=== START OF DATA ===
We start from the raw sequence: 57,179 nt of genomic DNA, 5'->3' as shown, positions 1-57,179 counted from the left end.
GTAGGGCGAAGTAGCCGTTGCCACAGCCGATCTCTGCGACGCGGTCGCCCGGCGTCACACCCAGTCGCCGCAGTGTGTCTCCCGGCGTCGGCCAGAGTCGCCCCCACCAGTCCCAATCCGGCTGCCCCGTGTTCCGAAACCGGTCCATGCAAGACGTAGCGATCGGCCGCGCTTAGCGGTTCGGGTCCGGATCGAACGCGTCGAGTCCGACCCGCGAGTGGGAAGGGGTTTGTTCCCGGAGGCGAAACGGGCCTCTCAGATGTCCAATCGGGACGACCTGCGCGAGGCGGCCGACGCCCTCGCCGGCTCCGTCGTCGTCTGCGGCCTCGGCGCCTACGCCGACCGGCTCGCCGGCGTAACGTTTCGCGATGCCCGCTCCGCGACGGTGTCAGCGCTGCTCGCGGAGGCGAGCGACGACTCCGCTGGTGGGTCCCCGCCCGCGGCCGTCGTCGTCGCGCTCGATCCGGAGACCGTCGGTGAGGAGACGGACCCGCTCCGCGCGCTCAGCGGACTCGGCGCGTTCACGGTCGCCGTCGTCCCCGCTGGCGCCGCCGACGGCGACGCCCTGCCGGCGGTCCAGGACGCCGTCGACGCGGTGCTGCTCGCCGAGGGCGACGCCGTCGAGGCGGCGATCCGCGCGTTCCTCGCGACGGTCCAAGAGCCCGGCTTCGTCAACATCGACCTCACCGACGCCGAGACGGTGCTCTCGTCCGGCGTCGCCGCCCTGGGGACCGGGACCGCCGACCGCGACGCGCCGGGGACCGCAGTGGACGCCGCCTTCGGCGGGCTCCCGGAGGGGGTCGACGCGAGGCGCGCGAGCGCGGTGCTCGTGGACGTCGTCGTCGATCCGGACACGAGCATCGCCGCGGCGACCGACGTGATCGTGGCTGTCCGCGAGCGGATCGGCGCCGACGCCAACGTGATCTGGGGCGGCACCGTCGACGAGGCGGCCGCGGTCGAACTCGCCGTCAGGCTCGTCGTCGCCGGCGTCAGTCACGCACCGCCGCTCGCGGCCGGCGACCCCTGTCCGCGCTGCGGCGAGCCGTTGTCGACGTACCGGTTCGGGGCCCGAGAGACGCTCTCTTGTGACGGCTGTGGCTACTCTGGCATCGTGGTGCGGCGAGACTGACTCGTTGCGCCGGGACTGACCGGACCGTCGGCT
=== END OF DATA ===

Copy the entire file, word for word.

We start from the raw sequence: 57,179 nt of genomic DNA, 5'->3' as shown, positions 1-57,179 counted from the left end.
GTAGGGCGAAGTAGCCGTTGCCACAGCCGATCTCTGCGACGCGGTCGCCCGGCGTCACACCCAGTCGCCGCAGTGTGTCTCCCGGCGTCGGCCAGAGTCGCCCCCACCAGTCCCAATCCGGCTGCCCCGTGTTCCGAAACCGGTCCATGCAAGACGTAGCGATCGGCCGCGCTTAGCGGTTCGGGTCCGGATCGAACGCGTCGAGTCCGACCCGCGAGTGGGAAGGGGTTTGTTCCCGGAGGCGAAACGGGCCTCTCAGATGTCCAATCGGGACGACCTGCGCGAGGCGGCCGACGCCCTCGCCGGCTCCGTCGTCGTCTGCGGCCTCGGCGCCTACGCCGACCGGCTCGCCGGCGTAACGTTTCGCGATGCCCGCTCCGCGACGGTGTCAGCGCTGCTCGCGGAGGCGAGCGACGACTCCGCTGGTGGGTCCCCGCCCGCGGCCGTCGTCGTCGCGCTCGATCCGGAGACCGTCGGTGAGGAGACGGACCCGCTCCGCGCGCTCAGCGGACTCGGCGCGTTCACGGTCGCCGTCGTCCCCGCTGGCGCCGCCGACGGCGACGCCCTGCCGGCGGTCCAGGACGCCGTCGACGCGGTGCTGCTCGCCGAGGGCGACGCCGTCGAGGCGGCGATCCGCGCGTTCCTCGCGACGGTCCAAGAGCCCGGCTTCGTCAACATCGACCTCACCGACGCCGAGACGGTGCTCTCGTCCGGCGTCGCCGCCCTGGGGACCGGGACCGCCGACCGCGACGCGCCGGGGACCGCAGTGGACGCCGCCTTCGGCGGGCTCCCGGAGGGGGTCGACGCGAGGCGCGCGAGCGCGGTGCTCGTGGACGTCGTCGTCGATCCGGACACGAGCATCGCCGCGGCGACCGACGTGATCGTGGCTGTCCGCGAGCGGATCGGCGCCGACGCCAACGTGATCTGGGGCGGCACCGTCGACGAGGCGGCCGCGGTCGAACTCGCCGTCAGGCTCGTCGTCGCCGGCGTCAGTCACGCACCGCCGCTCGCGGCCGGCGACCCCTGTCCGCGCTGCGGCGAGCCGTTGTCGACGTACCGGTTCGGGGCCCGAGAGACGCTCTCTTGTGACGGCTGTGGCTACTCTGGCATCGTGGTGCGGCGAGACTGACTCGTTGCGCCGGGACTGACCGGACCGTCGGCT